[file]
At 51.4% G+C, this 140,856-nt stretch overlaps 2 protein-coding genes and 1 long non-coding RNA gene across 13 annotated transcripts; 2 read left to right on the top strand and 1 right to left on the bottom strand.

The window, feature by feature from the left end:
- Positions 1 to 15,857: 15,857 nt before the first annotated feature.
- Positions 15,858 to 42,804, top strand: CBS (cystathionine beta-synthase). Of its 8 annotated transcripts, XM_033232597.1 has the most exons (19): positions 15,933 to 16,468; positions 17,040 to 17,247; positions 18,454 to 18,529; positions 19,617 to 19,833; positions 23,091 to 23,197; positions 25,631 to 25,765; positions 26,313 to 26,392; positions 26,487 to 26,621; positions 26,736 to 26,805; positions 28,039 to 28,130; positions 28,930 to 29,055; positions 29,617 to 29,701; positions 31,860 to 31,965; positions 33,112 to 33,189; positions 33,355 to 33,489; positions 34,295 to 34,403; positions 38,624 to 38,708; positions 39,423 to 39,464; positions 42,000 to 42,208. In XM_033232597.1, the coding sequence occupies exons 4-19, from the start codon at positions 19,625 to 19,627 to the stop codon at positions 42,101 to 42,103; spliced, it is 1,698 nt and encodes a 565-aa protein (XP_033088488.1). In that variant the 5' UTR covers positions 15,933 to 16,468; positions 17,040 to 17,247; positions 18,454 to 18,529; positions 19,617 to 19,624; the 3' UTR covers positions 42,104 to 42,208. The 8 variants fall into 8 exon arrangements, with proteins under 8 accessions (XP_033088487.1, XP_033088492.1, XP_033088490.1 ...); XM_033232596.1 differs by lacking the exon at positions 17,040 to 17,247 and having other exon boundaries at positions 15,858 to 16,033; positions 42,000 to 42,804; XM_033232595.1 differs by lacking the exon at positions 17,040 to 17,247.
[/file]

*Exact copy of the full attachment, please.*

At 51.4% G+C, this 140,856-nt stretch overlaps 2 protein-coding genes and 1 long non-coding RNA gene across 13 annotated transcripts; 2 read left to right on the top strand and 1 right to left on the bottom strand.

The window, feature by feature from the left end:
- Positions 1 to 15,857: 15,857 nt before the first annotated feature.
- Positions 15,858 to 42,804, top strand: CBS (cystathionine beta-synthase). Of its 8 annotated transcripts, XM_033232597.1 has the most exons (19): positions 15,933 to 16,468; positions 17,040 to 17,247; positions 18,454 to 18,529; positions 19,617 to 19,833; positions 23,091 to 23,197; positions 25,631 to 25,765; positions 26,313 to 26,392; positions 26,487 to 26,621; positions 26,736 to 26,805; positions 28,039 to 28,130; positions 28,930 to 29,055; positions 29,617 to 29,701; positions 31,860 to 31,965; positions 33,112 to 33,189; positions 33,355 to 33,489; positions 34,295 to 34,403; positions 38,624 to 38,708; positions 39,423 to 39,464; positions 42,000 to 42,208. In XM_033232597.1, the coding sequence occupies exons 4-19, from the start codon at positions 19,625 to 19,627 to the stop codon at positions 42,101 to 42,103; spliced, it is 1,698 nt and encodes a 565-aa protein (XP_033088488.1). In that variant the 5' UTR covers positions 15,933 to 16,468; positions 17,040 to 17,247; positions 18,454 to 18,529; positions 19,617 to 19,624; the 3' UTR covers positions 42,104 to 42,208. The 8 variants fall into 8 exon arrangements, with proteins under 8 accessions (XP_033088487.1, XP_033088492.1, XP_033088490.1 ...); XM_033232596.1 differs by lacking the exon at positions 17,040 to 17,247 and having other exon boundaries at positions 15,858 to 16,033; positions 42,000 to 42,804; XM_033232595.1 differs by lacking the exon at positions 17,040 to 17,247.